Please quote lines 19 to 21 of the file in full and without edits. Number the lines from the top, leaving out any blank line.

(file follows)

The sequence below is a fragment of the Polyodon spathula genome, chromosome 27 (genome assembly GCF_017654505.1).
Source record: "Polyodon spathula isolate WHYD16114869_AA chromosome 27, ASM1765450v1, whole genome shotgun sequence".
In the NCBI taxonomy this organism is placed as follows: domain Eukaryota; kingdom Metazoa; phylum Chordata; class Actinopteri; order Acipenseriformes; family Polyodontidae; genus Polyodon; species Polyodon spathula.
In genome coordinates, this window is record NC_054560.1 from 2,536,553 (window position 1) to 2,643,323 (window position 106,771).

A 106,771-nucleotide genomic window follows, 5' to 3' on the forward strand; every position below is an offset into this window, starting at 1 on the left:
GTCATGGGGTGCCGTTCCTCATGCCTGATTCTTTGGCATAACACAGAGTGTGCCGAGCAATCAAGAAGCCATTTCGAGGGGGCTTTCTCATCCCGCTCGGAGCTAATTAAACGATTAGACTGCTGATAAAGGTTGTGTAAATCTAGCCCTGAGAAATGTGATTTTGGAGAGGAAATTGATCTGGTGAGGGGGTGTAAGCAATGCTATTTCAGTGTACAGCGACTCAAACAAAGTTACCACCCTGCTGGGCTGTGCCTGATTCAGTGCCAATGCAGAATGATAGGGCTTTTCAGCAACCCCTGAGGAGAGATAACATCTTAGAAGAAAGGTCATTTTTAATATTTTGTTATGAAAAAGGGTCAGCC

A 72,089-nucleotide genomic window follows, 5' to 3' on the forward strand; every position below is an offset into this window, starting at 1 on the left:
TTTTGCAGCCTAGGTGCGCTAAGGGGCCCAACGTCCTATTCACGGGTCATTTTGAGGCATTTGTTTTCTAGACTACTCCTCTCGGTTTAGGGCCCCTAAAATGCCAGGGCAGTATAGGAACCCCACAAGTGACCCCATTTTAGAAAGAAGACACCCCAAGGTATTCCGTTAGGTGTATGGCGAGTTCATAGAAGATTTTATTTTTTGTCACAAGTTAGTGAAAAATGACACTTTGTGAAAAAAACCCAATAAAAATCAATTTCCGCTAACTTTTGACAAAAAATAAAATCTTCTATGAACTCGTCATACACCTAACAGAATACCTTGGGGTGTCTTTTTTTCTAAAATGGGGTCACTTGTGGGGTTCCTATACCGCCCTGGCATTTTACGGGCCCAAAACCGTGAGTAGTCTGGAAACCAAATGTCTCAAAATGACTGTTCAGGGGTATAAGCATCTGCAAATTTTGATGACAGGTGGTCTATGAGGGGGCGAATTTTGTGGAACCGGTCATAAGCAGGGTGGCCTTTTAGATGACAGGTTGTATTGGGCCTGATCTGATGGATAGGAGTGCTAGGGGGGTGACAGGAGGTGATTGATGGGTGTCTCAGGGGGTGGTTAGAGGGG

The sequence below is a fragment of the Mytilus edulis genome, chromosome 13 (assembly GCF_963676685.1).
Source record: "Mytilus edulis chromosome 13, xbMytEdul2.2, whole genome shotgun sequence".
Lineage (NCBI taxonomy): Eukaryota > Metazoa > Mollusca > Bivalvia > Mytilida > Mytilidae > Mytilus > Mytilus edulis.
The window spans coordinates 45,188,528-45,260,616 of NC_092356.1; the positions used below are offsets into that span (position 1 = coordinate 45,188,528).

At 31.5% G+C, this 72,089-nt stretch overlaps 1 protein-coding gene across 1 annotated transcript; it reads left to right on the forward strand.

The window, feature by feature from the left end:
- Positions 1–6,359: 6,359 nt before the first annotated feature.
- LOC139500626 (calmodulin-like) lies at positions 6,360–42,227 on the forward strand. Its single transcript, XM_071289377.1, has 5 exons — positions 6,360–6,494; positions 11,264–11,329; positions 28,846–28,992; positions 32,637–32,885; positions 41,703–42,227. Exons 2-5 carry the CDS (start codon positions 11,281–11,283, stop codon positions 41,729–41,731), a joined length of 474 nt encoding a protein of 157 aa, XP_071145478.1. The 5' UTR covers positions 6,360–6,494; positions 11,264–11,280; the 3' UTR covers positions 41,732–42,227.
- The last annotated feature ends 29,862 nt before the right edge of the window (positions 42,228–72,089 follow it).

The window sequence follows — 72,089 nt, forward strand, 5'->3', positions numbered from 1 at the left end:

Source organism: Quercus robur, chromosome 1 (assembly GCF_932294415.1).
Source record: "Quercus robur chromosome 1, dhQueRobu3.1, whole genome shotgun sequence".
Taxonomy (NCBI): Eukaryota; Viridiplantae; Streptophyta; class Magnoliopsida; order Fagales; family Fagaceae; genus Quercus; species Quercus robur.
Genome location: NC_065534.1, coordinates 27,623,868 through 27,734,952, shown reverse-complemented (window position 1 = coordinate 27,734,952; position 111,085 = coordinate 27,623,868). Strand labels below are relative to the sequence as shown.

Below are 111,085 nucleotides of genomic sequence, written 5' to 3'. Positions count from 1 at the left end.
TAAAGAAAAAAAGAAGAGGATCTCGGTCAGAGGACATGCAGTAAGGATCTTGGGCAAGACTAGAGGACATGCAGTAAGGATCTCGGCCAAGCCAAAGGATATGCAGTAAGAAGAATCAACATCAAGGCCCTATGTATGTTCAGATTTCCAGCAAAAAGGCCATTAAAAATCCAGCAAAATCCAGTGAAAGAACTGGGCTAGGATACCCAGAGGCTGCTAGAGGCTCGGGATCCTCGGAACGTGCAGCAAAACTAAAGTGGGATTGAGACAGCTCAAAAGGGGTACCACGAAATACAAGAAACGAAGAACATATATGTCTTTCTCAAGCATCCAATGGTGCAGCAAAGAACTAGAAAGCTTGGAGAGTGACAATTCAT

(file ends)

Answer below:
Source organism: Quercus robur, chromosome 1 (assembly GCF_932294415.1).
Source record: "Quercus robur chromosome 1, dhQueRobu3.1, whole genome shotgun sequence".
Taxonomy (NCBI): Eukaryota; Viridiplantae; Streptophyta; class Magnoliopsida; order Fagales; family Fagaceae; genus Quercus; species Quercus robur.